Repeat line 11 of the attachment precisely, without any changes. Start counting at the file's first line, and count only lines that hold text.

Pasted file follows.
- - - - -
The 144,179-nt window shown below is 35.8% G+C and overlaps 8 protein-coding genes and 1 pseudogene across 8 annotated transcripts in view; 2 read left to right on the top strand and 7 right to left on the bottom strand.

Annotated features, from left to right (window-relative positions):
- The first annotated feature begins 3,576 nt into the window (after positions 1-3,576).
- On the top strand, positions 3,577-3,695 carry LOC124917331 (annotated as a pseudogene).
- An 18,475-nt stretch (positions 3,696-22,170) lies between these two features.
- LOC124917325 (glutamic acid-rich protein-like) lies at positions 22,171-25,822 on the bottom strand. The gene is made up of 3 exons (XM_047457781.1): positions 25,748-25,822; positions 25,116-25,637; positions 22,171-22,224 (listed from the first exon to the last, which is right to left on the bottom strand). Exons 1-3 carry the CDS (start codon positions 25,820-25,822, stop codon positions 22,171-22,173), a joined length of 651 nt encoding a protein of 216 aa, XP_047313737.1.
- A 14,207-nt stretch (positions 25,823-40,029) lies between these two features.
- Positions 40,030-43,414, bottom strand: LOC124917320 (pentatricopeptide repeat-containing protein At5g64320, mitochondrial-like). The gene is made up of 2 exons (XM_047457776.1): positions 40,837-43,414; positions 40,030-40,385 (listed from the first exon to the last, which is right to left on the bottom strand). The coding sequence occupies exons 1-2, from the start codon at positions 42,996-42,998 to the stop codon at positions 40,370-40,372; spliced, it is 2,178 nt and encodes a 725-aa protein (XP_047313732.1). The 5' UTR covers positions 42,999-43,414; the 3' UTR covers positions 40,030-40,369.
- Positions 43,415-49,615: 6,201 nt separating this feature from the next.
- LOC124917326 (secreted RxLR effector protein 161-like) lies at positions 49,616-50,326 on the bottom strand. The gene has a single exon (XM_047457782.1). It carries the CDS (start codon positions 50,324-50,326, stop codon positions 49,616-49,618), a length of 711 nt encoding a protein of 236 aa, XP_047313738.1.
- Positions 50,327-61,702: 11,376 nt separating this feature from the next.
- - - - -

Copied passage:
- Positions 50,327-61,702: 11,376 nt separating this feature from the next.